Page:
U.S. needs a more rational approach to China threat

By Harlan Ullman, Arnaud de Borchgrave Distinguished Columnist
Chinese President Xi Jinping takes his oath during the Third Plenary Session of the National People's Congress at the Great Hall of the People, in Beijing on Friday. Pool Photo by Mark, R. Cristino/EPA-EFE
1 of 4 | Chinese President Xi Jinping takes his oath during the Third Plenary Session of the National People's Congress at the Great Hall of the People, in Beijing on Friday. Pool Photo by Mark, R. Cristino/EPA-EFE

As the House Select Committee on the Strategic Competition Between the United States and the Chinese Communist Party begins its work, addressing the threat posed by China has garnered strong bipartisan support in Congress.

Many members of both Houses are critical of President Joe Biden's forthcoming defense budget for not spending enough money to counter what is seen as Beijing's growing nuclear and conventional military power. And, to many Americans, China does indeed seem to be on a collision course, challenging the United States in virtually every sector, including setting new rules for international relations favoring Beijing and not Washington.


Last week's announcement that China had brokered a deal in which Saudi Arabia and Iran will restore diplomatic ties reinforced the perception of China's growing influence. Given Washington's bipartisan focus on out-competing China, the misperception has been created that a rise in Chinese clout automatically is balanced by a decline in American influence.


The White House, while reacting positively to what was clearly a surprise -- and that should raise questions as to the reach of American intelligence agencies --unsurprisingly downplayed the rapprochement. In fairness, the Chinese agreement would end Houthi attacks against Saudi Arabia from Yemen, a conflict that the United States has played an important role in ending.

The question that Americans and indeed the Select Committee need to address and answer is what precisely are the threats posed by China and to whom? The basic threats posed by China have been assumed or accepted without being rigorously challenged or tested. One is Graham Allison's "Thucydides Trap" that foretells war when an emerging power, China, threatens to displace the existing great power, the United States.

Statistics and history can be tortured to produce almost any conclusion. Today is not Athens versus Sparta. Yet, given the profound historical, cultural, social and political differences between the United States and China, by no means can friction, tension or worse be discounted in the relationships between the two superpowers.

The "century of humiliation" looms large in China's national psyche when it was helpless and occupied by foreign "devils." Before Jan. 6, 2021, America's Capitol was last attacked in the War of 1812. But does America understand the depth of China's humiliation? Or is that a casuistry used by Beijing to advance its interests and as the basis for its claims of international legitimacy?


Taiwan is the obvious flashpoint. While the "One China" policy has held since the visit by U.S. President Richard Nixon in 1972 and the 1979 Taiwan Relations Act, Chinese President Xi Jinping has been explicit and more aggressive in calling for reunification by decade's end. Across U.S. administrations since Barack Obama's, Taiwan has become an increasingly militarized issue centered on preventing an armed cross-strait massive Chinese amphibious invasion partially explained by the size of the PLA Navy and enhanced Chinese expeditionary capabilities. However, that conclusion is misplaced for several reasons.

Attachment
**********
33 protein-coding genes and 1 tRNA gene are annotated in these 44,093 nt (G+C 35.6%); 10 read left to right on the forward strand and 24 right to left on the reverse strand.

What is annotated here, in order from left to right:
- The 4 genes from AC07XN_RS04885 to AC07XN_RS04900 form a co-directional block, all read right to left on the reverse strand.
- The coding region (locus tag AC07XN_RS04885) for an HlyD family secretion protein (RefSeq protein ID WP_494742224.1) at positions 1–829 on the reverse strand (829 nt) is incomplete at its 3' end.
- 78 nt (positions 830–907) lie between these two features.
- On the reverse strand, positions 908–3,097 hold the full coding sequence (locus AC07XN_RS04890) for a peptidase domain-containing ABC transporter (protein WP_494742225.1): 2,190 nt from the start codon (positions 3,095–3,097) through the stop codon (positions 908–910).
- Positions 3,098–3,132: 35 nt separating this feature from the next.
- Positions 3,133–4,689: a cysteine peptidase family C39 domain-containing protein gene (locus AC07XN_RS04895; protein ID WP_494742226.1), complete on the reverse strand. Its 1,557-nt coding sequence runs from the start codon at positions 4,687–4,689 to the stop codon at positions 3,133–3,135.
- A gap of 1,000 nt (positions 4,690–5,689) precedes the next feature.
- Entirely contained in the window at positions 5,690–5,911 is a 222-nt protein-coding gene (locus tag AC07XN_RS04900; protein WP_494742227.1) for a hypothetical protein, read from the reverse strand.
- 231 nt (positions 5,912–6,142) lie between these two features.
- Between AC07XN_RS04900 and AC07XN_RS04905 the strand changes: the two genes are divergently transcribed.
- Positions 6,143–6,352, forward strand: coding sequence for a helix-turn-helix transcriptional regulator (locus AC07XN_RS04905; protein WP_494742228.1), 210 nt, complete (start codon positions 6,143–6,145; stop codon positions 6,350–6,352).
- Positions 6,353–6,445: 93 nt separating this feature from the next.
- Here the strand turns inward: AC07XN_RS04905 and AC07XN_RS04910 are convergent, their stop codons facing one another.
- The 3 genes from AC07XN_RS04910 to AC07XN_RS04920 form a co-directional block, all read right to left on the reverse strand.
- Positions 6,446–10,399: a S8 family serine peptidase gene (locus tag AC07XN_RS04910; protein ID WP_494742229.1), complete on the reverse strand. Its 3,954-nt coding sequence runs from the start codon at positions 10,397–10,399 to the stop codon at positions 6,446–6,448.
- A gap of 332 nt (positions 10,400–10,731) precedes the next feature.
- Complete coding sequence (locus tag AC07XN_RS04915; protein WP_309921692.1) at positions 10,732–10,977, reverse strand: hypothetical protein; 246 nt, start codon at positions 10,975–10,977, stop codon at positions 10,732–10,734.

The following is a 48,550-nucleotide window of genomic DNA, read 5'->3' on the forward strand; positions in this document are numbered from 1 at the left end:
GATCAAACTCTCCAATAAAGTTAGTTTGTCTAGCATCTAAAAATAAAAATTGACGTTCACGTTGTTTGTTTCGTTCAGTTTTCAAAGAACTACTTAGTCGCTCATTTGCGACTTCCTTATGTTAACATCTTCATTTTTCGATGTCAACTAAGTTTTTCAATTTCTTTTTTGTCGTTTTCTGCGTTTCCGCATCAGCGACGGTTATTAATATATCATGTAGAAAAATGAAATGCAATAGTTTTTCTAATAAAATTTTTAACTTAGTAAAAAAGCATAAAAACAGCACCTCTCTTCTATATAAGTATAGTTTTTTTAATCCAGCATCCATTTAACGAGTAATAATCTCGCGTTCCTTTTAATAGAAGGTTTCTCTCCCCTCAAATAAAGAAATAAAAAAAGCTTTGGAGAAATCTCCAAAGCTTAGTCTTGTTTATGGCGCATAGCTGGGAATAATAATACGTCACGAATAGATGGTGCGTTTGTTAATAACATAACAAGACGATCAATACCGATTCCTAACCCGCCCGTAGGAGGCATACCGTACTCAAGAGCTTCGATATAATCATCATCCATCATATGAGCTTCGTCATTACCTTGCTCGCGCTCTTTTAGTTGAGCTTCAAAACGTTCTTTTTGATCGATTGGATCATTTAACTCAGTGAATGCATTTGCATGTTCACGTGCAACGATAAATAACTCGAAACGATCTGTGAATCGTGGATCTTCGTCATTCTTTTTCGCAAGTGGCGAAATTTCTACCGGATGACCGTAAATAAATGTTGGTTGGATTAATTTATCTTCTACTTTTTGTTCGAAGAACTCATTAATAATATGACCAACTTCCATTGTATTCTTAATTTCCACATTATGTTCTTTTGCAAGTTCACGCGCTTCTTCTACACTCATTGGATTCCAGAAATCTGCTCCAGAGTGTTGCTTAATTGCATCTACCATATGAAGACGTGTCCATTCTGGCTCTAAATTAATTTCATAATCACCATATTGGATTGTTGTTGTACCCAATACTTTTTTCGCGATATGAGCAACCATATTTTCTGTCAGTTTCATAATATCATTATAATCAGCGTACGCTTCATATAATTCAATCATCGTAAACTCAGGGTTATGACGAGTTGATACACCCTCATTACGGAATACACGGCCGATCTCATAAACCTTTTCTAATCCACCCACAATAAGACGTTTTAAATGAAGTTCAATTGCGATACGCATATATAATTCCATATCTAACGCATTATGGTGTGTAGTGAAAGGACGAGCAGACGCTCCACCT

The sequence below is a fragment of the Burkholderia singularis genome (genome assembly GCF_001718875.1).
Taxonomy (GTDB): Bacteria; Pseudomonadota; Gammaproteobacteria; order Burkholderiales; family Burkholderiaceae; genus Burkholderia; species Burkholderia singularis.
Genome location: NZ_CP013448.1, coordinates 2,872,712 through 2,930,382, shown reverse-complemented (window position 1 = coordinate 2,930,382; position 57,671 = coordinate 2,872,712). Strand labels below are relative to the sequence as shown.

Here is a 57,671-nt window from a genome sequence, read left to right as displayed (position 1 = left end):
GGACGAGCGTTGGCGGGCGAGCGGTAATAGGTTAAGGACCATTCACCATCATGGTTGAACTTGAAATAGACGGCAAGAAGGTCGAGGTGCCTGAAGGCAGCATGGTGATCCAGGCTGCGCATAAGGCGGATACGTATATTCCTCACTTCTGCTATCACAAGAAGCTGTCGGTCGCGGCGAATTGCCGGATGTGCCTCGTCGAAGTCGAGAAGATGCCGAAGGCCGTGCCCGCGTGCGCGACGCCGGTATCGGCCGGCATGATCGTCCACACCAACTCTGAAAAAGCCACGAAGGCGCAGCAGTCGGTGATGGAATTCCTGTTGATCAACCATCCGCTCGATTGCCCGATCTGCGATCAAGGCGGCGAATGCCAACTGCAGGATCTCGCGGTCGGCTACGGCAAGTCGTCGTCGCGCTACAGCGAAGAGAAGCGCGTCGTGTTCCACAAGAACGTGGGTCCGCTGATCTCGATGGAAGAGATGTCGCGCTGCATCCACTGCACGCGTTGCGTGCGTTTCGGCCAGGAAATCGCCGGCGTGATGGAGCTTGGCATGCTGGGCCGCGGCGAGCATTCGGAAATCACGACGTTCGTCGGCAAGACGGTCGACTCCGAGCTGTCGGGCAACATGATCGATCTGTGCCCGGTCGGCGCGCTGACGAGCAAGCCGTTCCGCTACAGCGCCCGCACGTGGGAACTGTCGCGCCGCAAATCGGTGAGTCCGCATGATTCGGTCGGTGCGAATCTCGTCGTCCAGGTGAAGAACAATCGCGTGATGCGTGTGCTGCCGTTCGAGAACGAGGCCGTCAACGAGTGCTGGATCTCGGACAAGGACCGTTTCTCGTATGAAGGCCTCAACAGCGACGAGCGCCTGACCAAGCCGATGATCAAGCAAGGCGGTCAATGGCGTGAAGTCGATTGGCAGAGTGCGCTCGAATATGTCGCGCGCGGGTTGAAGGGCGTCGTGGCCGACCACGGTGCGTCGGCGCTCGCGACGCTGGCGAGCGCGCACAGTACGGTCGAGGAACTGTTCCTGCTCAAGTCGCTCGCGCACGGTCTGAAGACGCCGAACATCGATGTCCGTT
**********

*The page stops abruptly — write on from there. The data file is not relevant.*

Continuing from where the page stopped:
First, other, more effective options China could pursue in assimilating Taiwan, such as a blockade, are ignored or downplayed. Second, China's military capability to conduct an amphibious operation of that scale is exaggerated. Third, a porcupine or asymmetrical defense that would defeat any amphibious attempt has not been employed. And last, the United States cannot be more worried about a Chinese invasion than the Taiwanese are.

But are clashes inevitable over Taiwan, technology, trade, theft of intellectual property and the other points of friction and possible conflict? Former Australian Prime Minister and soon to be ambassador to the United States Kevin Rudd argues for "managed competition." I have two additional recommendations.


The first is to undertake a rigorous examination of what exactly is or are the Chinese threats. The second is to shift from the focus of a strategic competition with China to one of defining our interests, recognizing those of China's we can accept and deciding how to deal with the others. The first can be done. The second is more doubtful.

Many regard China not just as an adversary but as an enemy. Calling for a more rational approach will be attacked as appeasement or weakness. When Nixon acceded to the presidency, Red China was the enemy. The Soviet threat gave him leverage to make a complete strategic reversal.

What could replace the USSR as today's strategic leverage? The answer is the need for global stability and thus preventing disruptive attacks that impose massive damage on the international system, particularly war. The question is who will carry that message? Therein rests the crux of perhaps the most serious American problem with China. Who will lead?

Harlan Ullman is senior adviser at Washington's Atlantic Council, the prime author of "shock and awe" and author of "The Fifth Horseman and the New MAD: How Massive Attacks of Disruption Became the Looming Existential Danger to a Divided Nation and the World at Large." Follow him @harlankullman.


The views and opinions expressed in this commentary are solely those of the author.

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